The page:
One of the earliest flight sim classics from MicroProse, Hellcat Ace was designed by Sid Meier for Atari and converted to PC by R. Donald Awalt. Digital Antic stores David Plotkin's excellent review of the Atari original that applies to PC as well: |
"Hellcat Ace is an air-combat simulator, set in the Pactfic theatre during World War II. You are the pilot of a Hellcat fighter, the U.S. Navy's best carrier-based fighter through most of the war. Your opponents are Japanese aircraft, both fighters and bombers. Through the front cockpit window you can see the sky and ocean. Below the cockpit view is a full instrument panel showing altitude, engine power, fuel, and rounds of ammunition remaining. A rear view mirror is also provided so that you can tell when your enemy is on your tail.
As Hellcat begins, you are given a choice from about twenty scenarios of famous Pactfic battles. Such events as Wake Island, Midway, Leyte Gulf, and the Marianas' "Turkey Shoot" are included. Once you pick a scenario, you will be faced with that screen first, and if you survive it, move on to the next one. You can then pick the level of difficulty as well as choose to face one or two enemy aircraft. Shooting down the enemy aircraft ends the scenario, increases your score and number of "kills", and moves you on to the next screen. A brief description of your mission comes up on the monitor before the next screen begins. Allowing enemy aircraft to shoot you down ends the game, although you have a chance to ditch your aircraft or bail out.
Your Hellcat fighter is controlled using a joystick plugged into slot 1. If you plug a joystick into slot 2, it controls the throttle (power) to the engine. The simulator flies very well, turning and banking realistically. As you bank the plane left and right, the sky/ocean interface tilts, just as it would in a real aircraft. Pulling back on the stick causes the plane to climb, and pushing the stick forward causes the plane to dive.
Aircraft velocity is also handled well. The plane gains speed as the altimeter unwinds in a dive, and you can "stall" your plane if you try to climb too steeply with too little engine power. A stall (fast loss in altitude and drop of the nose with resulting increase in speed) can be a good way to shake an enemy fighter from your tail. Fancy aerobatics are easily done; loops, barrel rolls, split "S" and Immelman turns are all possible and described in the instruction manual.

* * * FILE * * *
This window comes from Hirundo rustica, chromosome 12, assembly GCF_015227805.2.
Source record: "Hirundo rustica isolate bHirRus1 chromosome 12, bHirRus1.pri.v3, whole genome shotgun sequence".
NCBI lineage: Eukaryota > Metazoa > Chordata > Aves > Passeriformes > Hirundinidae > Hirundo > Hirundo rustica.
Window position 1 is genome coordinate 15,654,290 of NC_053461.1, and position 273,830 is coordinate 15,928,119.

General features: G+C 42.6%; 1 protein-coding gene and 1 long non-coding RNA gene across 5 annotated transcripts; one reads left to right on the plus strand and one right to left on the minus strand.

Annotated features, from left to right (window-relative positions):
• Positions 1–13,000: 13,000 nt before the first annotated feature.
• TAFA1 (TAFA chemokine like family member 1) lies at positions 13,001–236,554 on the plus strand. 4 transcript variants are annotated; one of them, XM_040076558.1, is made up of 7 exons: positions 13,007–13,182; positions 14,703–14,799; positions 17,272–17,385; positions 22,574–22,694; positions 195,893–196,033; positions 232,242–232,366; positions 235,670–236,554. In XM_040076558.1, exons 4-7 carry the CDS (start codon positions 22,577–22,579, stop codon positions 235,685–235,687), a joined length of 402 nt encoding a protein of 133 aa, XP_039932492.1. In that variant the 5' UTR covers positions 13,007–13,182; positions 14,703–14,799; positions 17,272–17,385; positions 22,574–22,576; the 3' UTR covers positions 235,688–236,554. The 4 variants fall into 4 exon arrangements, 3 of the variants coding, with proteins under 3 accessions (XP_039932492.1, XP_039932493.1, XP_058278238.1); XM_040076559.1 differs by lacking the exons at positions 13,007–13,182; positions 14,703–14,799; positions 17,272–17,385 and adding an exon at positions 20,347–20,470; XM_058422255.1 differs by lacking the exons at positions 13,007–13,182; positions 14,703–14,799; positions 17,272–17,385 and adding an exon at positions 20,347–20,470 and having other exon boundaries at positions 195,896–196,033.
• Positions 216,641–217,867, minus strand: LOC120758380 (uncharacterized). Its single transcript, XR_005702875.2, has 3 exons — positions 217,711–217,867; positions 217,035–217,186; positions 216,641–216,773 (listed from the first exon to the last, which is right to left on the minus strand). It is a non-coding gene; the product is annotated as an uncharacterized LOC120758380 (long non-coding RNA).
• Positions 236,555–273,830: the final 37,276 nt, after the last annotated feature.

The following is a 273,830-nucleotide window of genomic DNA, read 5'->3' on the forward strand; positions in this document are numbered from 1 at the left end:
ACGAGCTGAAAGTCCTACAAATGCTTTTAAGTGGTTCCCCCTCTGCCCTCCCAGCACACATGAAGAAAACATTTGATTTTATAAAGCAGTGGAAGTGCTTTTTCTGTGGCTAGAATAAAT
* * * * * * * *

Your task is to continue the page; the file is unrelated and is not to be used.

The fire button on the joystick plugged into slot 1 fires short bursts from your wing-mounted machine guns. Although there is a gunsight cursor, the instructions warn you that this is a manual gunsight, so you must correct for the effects of gravity, plane velocity, etc. You do get the feel of how to aim after awhile, but be prepared to waste a lot of ammunition at first. Multiple hits on the enemy aircraft are necessary to destroy it, and the number of hits required increases at the higher skill levels. The enemy aircraft may turn and attack you, generally from a head-on direction, although if he stays on your tail long enough he can also shoot you down from behind. If you are hit, you hear some loud bangs, the screen flickers, and then you spin. Better luck next time! The instructions say you can bail out by pressing the fire button on the throttle joystick, but I've never succeeded.
The enemy aircraft are single-color players, which change size and shape with their distance and orientation. It can be difficult to determine the enemy's intentions at long range due to the lack of color and definition of the enemy aircraft. It can also be difficult to tell that the enemy is firing at you until it is too late. While I suppose that this situation may simulate real life, I think an enhancement in the graphics of the enemy aircraft would improve this game. For instance, the successful destruction of the enemy aircraft is somewhat anticlimatic. Rather than a brilliant explosion or spinning off the screen, the aircraft simply disappears with a bang, leaving behind a few bits of debris.
All in all, Hellcat Ace is an effective flight / combat simulator, responding smoothly to the joystick, and with enough varying difficulty to interest both and novice and the professional pilot (it was play tested by members of an Air National Guard Wing). While the graphics could be improved, the playability of the game is not harmed by this, and I recommend it to those of you with dreams of glory and the big blue yonder."
Reviewed by: Underdogs